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# Zombie Shooter

This game never quite came to fruition.

I intended for this game to be a mix between tower-defense and a top-down shooter. The object of the game was to build a fortress and rescue survivors who could be used to build, defend, and perform other tasks. Different types of people were more skilled at certain tasks. Due to limited supplies and space, the player had to carefully choose which survivors to take in and which to let loose.

I hadn't finished the collision system for the player and zombies, but I did implement a bullet system which used raycasting to determine first all objects hit by a bullet, and then which object was the shortest distance from the starting point. I also used a very simple circle collision system to prevent the zombies from piling on top of one another, and I actually quite liked the mobbing effect that produced with larger amounts of zombies.

Maybe some day I'll continue work on this piece

### Line-circle collisions

Line-circle collisions are surprisingly complex to figure out, but rely on fairly simple geometry.

First we need two points of a line segment (l), and the center and radius of a circle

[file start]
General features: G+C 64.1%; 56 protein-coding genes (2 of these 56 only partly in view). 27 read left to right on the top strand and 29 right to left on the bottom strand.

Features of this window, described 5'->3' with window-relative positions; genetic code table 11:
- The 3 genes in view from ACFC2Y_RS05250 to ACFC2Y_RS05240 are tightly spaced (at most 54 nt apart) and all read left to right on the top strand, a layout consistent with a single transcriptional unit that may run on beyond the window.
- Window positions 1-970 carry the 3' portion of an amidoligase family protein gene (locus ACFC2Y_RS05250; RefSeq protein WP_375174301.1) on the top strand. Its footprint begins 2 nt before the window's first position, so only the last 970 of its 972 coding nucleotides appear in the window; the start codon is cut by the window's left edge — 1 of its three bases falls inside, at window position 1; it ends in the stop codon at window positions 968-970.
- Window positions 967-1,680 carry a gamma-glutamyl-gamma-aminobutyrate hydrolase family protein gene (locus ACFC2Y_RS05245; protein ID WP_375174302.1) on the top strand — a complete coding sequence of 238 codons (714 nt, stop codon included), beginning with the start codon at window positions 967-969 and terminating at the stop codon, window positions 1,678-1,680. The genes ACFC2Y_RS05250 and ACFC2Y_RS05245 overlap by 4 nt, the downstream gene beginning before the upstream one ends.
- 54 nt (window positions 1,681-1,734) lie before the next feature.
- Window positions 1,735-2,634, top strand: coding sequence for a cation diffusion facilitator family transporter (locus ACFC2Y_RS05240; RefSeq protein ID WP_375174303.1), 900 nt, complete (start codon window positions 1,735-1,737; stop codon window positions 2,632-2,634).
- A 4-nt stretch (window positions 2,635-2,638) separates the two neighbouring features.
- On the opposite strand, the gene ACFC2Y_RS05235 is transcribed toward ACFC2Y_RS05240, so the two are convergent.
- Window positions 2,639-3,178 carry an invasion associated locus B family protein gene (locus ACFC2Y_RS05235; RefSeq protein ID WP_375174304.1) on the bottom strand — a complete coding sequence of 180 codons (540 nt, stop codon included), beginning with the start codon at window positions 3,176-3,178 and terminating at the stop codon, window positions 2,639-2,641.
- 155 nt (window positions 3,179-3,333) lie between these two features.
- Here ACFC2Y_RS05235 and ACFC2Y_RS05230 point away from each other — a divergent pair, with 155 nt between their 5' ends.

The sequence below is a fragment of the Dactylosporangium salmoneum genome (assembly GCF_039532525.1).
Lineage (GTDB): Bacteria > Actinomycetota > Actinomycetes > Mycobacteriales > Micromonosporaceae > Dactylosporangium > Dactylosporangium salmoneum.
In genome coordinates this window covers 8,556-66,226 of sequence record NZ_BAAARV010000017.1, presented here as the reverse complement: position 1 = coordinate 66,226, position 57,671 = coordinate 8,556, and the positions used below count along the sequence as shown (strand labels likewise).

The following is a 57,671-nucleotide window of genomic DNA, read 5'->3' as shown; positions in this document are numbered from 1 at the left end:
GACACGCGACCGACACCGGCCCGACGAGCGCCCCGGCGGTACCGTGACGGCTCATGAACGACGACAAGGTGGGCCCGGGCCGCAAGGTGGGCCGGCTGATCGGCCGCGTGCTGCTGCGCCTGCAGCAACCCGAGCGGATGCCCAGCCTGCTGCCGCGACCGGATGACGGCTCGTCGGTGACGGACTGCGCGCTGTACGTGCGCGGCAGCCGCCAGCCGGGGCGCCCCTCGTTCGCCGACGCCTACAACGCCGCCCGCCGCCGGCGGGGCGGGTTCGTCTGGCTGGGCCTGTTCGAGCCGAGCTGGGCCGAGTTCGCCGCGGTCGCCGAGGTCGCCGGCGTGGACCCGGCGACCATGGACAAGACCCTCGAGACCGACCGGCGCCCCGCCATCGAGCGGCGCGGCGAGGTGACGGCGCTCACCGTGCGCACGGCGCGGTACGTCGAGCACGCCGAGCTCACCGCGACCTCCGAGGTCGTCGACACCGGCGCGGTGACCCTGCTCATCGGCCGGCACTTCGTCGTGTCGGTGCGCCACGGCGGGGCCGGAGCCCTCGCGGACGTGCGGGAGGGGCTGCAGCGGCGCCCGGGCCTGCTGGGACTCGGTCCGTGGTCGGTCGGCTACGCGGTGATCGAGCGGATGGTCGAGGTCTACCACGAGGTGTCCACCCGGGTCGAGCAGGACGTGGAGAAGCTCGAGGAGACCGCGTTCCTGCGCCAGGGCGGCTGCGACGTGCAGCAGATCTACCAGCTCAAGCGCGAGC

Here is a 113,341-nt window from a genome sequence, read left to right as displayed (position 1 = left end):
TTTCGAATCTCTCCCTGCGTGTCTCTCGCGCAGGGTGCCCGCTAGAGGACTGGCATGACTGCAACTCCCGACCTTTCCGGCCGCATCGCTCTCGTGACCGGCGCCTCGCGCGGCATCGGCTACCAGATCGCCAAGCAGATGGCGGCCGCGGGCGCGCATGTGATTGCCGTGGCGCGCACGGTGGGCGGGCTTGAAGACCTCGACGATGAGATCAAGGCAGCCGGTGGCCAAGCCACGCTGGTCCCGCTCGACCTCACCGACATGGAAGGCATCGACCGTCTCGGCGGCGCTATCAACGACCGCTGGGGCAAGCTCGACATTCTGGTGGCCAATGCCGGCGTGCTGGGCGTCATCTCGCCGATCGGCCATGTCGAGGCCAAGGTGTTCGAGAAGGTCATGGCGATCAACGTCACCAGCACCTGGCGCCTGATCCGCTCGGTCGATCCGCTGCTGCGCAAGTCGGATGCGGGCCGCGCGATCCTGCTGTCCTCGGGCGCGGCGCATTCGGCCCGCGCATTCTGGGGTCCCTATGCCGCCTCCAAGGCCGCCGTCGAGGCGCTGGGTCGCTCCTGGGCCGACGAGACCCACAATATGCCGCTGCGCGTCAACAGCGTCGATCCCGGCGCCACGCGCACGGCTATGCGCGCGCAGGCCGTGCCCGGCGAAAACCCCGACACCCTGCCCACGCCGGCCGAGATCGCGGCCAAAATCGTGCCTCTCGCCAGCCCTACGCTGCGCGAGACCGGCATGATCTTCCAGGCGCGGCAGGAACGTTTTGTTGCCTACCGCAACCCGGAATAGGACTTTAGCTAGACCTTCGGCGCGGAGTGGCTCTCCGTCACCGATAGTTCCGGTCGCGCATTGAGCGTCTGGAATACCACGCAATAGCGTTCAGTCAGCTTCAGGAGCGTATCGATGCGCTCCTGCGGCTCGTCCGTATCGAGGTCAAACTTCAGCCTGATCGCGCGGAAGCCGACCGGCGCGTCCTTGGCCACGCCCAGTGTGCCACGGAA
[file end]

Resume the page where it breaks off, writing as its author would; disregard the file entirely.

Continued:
We calculate the slope of the line using m = (y2-y1)/(x2-x1)

Now we will find what is called the collision normal (n). The collision normal is the line perpendicular to l and passing through the center of the circle. We find the slope of this using m2 = -1/m.

The key here is the fact that if a circle collides with a line, the intersection between the line and the collision normal will *always* be within the circle

So now we find the intersection between the line and collision normal. After a bit of algebra we find that nx (the x coordinate of the collision point) is found with nx = (m1x1-m2x1-y1+y2)/(m1-m2). The y position is found by inserting that value into the point-slope equation ny = m1(nx-x1)+y1.

Now that we have our collision point, we check it's distance from the center of the circle. If it is less than the radius of the circle, the line collides with the circle. But since this is a segment, we also check if the collision point is on the segment.

### Finding precise collision points

If we want to know exactly where the circle collides with the segment, we need to use a bit of trigonometry. We find the rotation of the ray extending from the center of the circle to the normal, atan2(ny-cy,nx-cx) and add to that the measure of the angle from the collision normal to the line connecting the center of the circle to the collision points with the segment +/- acos(d/r).

From here we have the absolute angle, so we can find the points by using cx+cos(a), cy+sin(a), where a is the measure in radians of the absolute angle to the collision points.

Please note that these are methods I developed based on high school geometry and algebra knowledge, and that there are probably better ways to do this.

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